intellectual property.9 The areas of intellectual property that it covers are copyright and
related rights trademarks, geographical indications, industrial designs, patents, including
the protection of new varieties of plants and undisclosed information including trade
secrets. It is mandatory for all members to comply with the TRIPS agreement. However
the transitional arrangements provided under Article 65 and 66 allowed a grace period of
five years to developing countries and ten years to the least developed countries to
implement the TRIPS provision into their domestic law.10


The main issues under TRIPS that had to be addressed to make the Indian Patent Act
comply with clauses of TRIPS agreement were:
a. The right of importation and the prohibition of discrimination between local production
and importation,11
b. Broadening patentable subject-matter to include micro-organisms,
c. Limiting compulsory licensing to comply with the conditions set forth in Article 31,
d. Increasing the term of protection to twenty years uniformly for all subject matters,
e. Allowing product patents,
f. Shifting the burden of proof in matters of process-patent infringement proceedings.
The key feature of this agreement is that it takes a major step for harmonization of the
norms and standards of Intellectual Property Protection. It requires members to comply
with a defined set of minimum standards for the protection of IPRs covered in it.
The Three main features of the Agreement are:
Standards12: In respect of each of the main areas of intellectual property covered by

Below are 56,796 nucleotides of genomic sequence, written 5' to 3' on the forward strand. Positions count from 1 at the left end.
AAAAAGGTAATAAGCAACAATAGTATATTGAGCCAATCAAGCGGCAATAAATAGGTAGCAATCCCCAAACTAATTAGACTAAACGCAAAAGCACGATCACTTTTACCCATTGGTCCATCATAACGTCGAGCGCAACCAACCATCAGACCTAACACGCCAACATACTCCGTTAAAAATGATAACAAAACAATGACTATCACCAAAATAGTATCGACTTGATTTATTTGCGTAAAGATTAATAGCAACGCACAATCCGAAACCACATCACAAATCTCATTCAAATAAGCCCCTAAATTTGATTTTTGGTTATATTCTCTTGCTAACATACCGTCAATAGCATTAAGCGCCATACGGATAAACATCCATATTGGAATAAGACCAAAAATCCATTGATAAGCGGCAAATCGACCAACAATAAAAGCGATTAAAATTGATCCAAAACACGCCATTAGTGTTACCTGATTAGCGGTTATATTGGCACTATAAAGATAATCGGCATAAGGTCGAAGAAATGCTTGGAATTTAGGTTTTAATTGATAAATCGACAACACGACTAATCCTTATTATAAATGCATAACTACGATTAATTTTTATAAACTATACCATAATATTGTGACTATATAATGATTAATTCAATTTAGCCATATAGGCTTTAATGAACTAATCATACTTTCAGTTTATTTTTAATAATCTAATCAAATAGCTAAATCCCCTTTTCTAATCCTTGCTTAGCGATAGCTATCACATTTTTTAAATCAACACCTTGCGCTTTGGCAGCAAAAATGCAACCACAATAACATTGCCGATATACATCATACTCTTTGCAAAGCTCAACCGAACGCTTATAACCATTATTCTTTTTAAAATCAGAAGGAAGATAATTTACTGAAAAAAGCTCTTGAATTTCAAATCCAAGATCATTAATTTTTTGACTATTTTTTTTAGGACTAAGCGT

the TRIPS Agreement sets out the minimum standards of protection to be provided by
each Member. Each of the main elements of protection is defined, namely the subjectmatter to be protected, the rights to be conferred and permissible exceptions to those
rights, and the minimum duration of protection.
Enforcement : The second main set of provisions deals with domestic procedures and
remedies for the enforcement of intellectual property rights. The Agreement lays down
11 supra

certain general principles applicable to all IPR enforcement procedures. In addition, it

contains provisions on civil an administrative procedures and remedies, provisional
measures, special requirements related to border measures and criminal procedures,
which specify, in a certain amount of detail, the procedures and remedies that must be
available so that right holders can effectively enforce their rights.
Dispute settlement : The Agreement makes settlement procedures of disputes between
WTO members about the respect of the TRIPS obligation subject to the WTOs dispute.
In addition the Agreement provides for certain basic principles, such as national and
most- favoured-nation treatment and some general rules to ensure that procedural
difficulties in acquiring or maintaining IPR do not nullify the substantive benefits that
should flow from the Agreement. The obligations under the Agreement will apply equally
to all member countries, but developing countries will have a longer period to phase them
in. The TRIPS Agreement is a minimum standards agreement, which allows members to
provide more extensive protection of intellectual property if they so wish. Members are
left free to determine the appropriate method of implementing the provisions of the
Agreement within their own legal system and practice.13

13 supra

Chapter IV
Implication of Novartis case upon Indian Patent Law

In 1993, Novartis filed patents worldwide for the active molecule imatinib. Novartis did
not patent imatinib in India because the 1970 Act did not allow patenting of
pharmaceutical products at that time. After India's entry into the WTO in 1995, Novartis
filed a "mailbox" patent application in the Madras Patent Office for imatinib mesylate, a
beta crystalline form of the free base imatinib.
In 2002, Novartis started its Gleevec donation program in India to provide Gleevec to
patients who were unable to afford the medicine, but halted that program after Indian
drug manufacturers began to produce a generic version of Gleevec. In January 2006, the